U.S. Water News Online
FRESNO, Calif. -- In the past two years Fresno, California
has invested more than $12 million on sewer repairs using
Insituform's cured-in-place methods. Twenty-three years after
completing the first cured-in-place installation in the U.S., the
city of Fresno, Calif., has become one of the most proactive cities
in the country in its approach to sewer repair.
Over the past two years, Fresno's Department of Public Utilities
has used Insituform Technologies' cured-in-place methods to
rehabilitate more than seven miles of sewers on projects totaling
more than $12.4 million in value.
"It's not that we have a blanket policy that says we only use
CIPP," explains Robert Volpp-Garcia, a management analyst for the
Sewer Maintenance Division of the city's Public Utilities Department.
"We look at every project separately. It's just that at this time,
CIPP is, hands-down, the most versatile, least disruptive and least
expensive solution on the market."
Fresno's investments are being made in response to a comprehensive
analysis of the city's sewer infrastructure completed several years
ago. That analysis revealed extensive deterioration, particularly in
the city's large-diameter trunk lines.
One of the lines Insituform rehabilitated runs through the Fresno
City Zoo, near what is believed to be the first U.S. test site for a
cured-in-place pipe installation. The year of that first installation
was 1976, recalls Ray Salazar, who was then a young design engineer
working for Fresno's Department of Public Works in Fresno.
Salazar remembers being called into a meeting to discuss the fate
of an historic log cabin located on the grounds of the Fresno's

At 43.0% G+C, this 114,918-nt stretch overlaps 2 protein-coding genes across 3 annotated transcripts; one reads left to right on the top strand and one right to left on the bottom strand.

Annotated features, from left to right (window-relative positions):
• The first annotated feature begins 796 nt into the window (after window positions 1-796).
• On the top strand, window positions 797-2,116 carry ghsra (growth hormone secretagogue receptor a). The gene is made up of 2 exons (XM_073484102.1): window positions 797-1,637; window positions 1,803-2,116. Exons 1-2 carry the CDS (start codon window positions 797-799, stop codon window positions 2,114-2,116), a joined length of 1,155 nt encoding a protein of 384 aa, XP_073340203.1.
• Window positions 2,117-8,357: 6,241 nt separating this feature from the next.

Roeding Park. The cabin, moved to the park grounds years earlier, was
sitting directly atop a deteriorated 12-inch-diameter sewer.
"The talk centered around a new technology that claimed to be able
repair the sewer without digging up the line or destroying the
cabin," says Salazar, now Fresno city engineer. "A trenchless
technology. What a novel idea it was."
The technology under discussion was the Insituform® process, a
cured-in-place sewer rehabilitation method that was already gaining
popularity in England in the 1970s, but had not yet been tried in the
"Insituform was doing some promotional work at the time and was
trying to interest some cities in looking at the method," says Don
Wible, technical representative for Insituform. "The log cabin site
seemed like an ideal place to demonstrate Insituform's nondisruptive
When workers arrived at the park some weeks later, Salazar and
others from the department were there to observe.
"I'd never seen anything like it before," recalls Salazar. "But
the technology did exactly what they said it would do. The line was
repaired, the cabin was left intact and the CIPP lining is still
fully functional, 24 years later."
Fresno sewer officials attribute their current preferences for
cured-in-place methods to the many changes that have occurred over
the past 24 years, both in the city itself and the sewer
rehabilitation market in general.
"One of the biggest differences between 1976 and today is that we
now have an active preventive maintenance program to restore our
sewers' structural integrity and, in some cases, enhance flow
characteristics," explains Volpp-Garcia.
"Like in other cities of comparable age, the sewers here are
simply aging," he says. The oldest date back to the 1870s.
"I think we just recognized, perhaps a little earlier than some
other cities, the value of taking care of the infrastructure we've
Nondisruption is a much bigger issue today as well.
"Beginning in 1976, Insituform showed us it was possible to repair
our sewers without disturbing the people who live and work here,"
says Salazar. "Today it's not only possible, it's practically a
requirement. We don't need the 'excuse' of a historic building or a
busy freeway to justify using CIPP."
Another big change is in the CIPP technology itself, specifically
its cost. "Twenty years ago, the cost to reline miles of pipe using
CIPP methods would have been prohibitive," says Salazar. "Today,
however, we can't afford to dig up and replace pipe. CIPP has become
more affordable for everyday repairs."
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